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Defense Department Takes Umbrage With Bush Claims of Military UnreadinessAired August 4, 2000 - 2:37 p.m. ET
THIS IS A RUSH TRANSCRIPT. THIS COPY MAY NOT BE IN ITS FINAL FORM AND MAY BE UPDATED.
LOU WATERS, CNN ANCHOR: Is the U.S. military battle-ready? In his acceptance speech last night, George W. Bush claimed it's not. Today, the U.S. military responds.
And our military affairs correspondent Jamie McIntyre checks in with us now from the Pentagon -- Jamie.
JAMIE MCINTYRE, CNN MILITARY AFFAIRS CORRESPONDENT: Well, Lou, Pentagon officials, part of the Clinton administration, are taking umbrage at Governor Bush's statement that the U.S. military is low on pay, low on spare parts and low on morale. And particularly, they're taking exception to a statement that Governor Bush made that two of the Army's divisions, if called up for duty today by the commander-in- chief, would, quote, "have to report, not ready for duty, sir."
In an interview with CNN, Pentagon spokesman Ken Bacon said Governor Bush is operating on old information.
(BEGIN VIDEO CLIP)
KEN BACON, DEFENSE DEPARTMENT SPOKESMAN: All 10 active duty Army divisions are ready for combat today. They're fit to fight. Six months ago, due to a split of two divisions, we did have a readiness problem. That has been cured. It was cured about six months ago. And all divisions are now ready to go. They have to be qualified to fit into our plans to be able to fight two major theater wars nearly simultaneously, a very stressful set of circumstances, but they're ready to do that and they're fully prepared.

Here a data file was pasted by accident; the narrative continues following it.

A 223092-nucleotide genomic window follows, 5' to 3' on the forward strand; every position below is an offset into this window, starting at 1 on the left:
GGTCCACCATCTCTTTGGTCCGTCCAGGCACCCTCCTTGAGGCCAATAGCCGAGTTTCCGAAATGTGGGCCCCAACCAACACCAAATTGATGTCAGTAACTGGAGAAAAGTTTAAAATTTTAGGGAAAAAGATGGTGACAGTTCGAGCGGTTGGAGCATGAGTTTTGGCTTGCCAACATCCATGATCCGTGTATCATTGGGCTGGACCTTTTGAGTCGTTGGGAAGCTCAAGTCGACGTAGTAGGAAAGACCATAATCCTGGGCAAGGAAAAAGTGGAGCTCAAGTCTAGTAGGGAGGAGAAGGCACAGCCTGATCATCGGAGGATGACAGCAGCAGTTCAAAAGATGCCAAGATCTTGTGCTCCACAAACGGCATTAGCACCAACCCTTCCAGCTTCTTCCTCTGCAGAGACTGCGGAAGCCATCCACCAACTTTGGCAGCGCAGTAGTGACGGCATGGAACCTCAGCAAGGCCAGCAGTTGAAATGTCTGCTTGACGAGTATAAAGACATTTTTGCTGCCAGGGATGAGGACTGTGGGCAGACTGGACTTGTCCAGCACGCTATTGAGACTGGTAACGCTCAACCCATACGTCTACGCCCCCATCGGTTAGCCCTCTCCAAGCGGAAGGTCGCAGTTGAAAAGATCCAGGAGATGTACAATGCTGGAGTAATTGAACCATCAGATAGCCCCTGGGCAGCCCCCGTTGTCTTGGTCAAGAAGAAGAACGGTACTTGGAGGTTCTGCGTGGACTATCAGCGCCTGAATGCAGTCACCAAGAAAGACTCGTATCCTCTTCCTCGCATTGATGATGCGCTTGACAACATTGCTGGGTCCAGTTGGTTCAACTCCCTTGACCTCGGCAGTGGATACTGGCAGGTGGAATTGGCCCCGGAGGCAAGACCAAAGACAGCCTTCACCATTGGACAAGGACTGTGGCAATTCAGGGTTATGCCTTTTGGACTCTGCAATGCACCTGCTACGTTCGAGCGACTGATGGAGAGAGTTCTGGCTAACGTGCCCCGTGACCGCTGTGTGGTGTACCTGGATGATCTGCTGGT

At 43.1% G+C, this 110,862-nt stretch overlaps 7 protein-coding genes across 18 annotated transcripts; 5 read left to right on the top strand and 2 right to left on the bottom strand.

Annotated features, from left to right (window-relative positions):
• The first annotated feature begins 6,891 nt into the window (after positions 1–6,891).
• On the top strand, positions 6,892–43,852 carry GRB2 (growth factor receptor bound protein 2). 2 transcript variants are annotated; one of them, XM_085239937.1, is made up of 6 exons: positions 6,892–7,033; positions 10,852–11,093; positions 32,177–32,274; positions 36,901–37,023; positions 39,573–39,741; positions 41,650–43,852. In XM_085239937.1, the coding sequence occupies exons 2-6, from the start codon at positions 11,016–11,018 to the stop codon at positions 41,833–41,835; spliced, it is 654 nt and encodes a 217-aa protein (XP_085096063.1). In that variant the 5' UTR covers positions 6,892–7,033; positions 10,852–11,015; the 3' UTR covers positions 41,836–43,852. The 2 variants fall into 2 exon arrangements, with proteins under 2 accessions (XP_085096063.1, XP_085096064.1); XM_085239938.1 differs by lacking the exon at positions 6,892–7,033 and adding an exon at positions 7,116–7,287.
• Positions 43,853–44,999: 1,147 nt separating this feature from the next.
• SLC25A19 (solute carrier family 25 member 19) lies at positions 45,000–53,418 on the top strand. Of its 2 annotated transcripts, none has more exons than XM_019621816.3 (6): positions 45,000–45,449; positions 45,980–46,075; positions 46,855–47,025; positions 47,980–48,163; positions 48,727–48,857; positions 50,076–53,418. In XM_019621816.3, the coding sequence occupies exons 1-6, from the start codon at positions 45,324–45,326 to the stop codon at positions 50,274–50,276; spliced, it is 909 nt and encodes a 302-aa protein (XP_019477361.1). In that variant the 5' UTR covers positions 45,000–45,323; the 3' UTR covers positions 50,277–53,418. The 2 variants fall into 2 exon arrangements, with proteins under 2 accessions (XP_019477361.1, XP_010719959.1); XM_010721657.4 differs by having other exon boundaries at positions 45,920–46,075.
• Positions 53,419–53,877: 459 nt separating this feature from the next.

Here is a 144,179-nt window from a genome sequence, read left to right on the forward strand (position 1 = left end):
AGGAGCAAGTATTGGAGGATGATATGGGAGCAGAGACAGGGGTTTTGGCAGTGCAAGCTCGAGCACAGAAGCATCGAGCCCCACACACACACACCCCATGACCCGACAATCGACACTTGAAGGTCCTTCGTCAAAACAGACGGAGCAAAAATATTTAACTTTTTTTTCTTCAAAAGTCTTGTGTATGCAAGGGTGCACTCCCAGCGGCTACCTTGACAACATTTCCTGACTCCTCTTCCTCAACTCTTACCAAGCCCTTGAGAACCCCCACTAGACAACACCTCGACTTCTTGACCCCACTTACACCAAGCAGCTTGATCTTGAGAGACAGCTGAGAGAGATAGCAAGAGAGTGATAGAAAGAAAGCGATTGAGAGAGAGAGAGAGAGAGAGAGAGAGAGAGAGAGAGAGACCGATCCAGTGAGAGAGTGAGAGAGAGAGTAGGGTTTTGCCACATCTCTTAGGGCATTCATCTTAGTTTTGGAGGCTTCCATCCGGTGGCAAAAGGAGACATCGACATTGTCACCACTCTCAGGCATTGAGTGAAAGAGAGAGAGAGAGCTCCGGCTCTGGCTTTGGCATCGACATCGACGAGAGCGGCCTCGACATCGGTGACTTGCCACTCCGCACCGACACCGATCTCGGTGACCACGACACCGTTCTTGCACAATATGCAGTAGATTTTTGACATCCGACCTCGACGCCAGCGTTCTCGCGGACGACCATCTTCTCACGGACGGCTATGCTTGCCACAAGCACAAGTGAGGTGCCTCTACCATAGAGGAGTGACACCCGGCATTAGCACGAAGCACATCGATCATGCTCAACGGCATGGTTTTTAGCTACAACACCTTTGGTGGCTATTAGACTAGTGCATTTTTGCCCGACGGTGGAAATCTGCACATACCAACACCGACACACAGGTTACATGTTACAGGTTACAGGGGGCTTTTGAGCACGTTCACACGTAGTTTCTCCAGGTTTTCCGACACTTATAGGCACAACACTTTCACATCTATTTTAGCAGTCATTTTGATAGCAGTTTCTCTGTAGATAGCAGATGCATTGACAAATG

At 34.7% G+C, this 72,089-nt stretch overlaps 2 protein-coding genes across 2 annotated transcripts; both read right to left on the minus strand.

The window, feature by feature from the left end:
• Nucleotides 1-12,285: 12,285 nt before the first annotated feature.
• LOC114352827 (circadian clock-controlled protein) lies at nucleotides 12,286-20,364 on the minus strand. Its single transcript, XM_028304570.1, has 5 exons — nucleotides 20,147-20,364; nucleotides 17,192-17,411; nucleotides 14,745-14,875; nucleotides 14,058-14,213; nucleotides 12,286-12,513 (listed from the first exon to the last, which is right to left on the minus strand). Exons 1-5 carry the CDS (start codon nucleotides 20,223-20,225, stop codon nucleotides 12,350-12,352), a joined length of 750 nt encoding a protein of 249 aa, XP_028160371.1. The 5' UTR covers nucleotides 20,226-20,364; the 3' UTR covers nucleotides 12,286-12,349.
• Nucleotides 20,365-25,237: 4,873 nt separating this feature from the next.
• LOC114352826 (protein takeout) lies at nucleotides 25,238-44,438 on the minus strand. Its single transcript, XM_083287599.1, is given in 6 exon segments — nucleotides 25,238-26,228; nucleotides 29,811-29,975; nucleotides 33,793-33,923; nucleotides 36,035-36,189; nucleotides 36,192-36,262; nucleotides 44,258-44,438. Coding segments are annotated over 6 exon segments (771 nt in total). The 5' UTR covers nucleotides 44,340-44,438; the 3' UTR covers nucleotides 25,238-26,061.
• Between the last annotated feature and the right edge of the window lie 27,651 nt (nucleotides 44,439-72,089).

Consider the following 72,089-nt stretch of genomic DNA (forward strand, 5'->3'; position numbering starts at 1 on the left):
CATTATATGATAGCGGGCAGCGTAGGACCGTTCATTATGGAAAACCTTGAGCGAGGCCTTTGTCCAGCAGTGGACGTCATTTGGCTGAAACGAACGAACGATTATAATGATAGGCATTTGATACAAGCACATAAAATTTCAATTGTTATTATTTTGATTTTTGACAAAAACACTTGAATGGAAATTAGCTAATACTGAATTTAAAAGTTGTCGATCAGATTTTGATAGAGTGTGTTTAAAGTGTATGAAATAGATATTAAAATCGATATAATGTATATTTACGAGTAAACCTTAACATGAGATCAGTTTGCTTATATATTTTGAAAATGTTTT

(END VIDEO CLIP)
MCINTYRE: Senior Pentagon officials, including civilian and uniformed officials, told CNN today that it is a strain for a smaller U.S. military to meet the commitments the U.S. has around the world, but that most of the problem cited by the Republicans at the convention, problems with pay, recruiting, retention, have all been addressed with the addition of billions of more dollars to the Pentagon's defense budget. They believe they've turned the corner. And they say the biggest sign that morale is up is that retention is up in all of the services. All of them are retaining more of their members, and all of the services say they'll meet their recruiting goals this year as well -- Lou.
WATERS: All right, Jamie McIntyre at the Pentagon.
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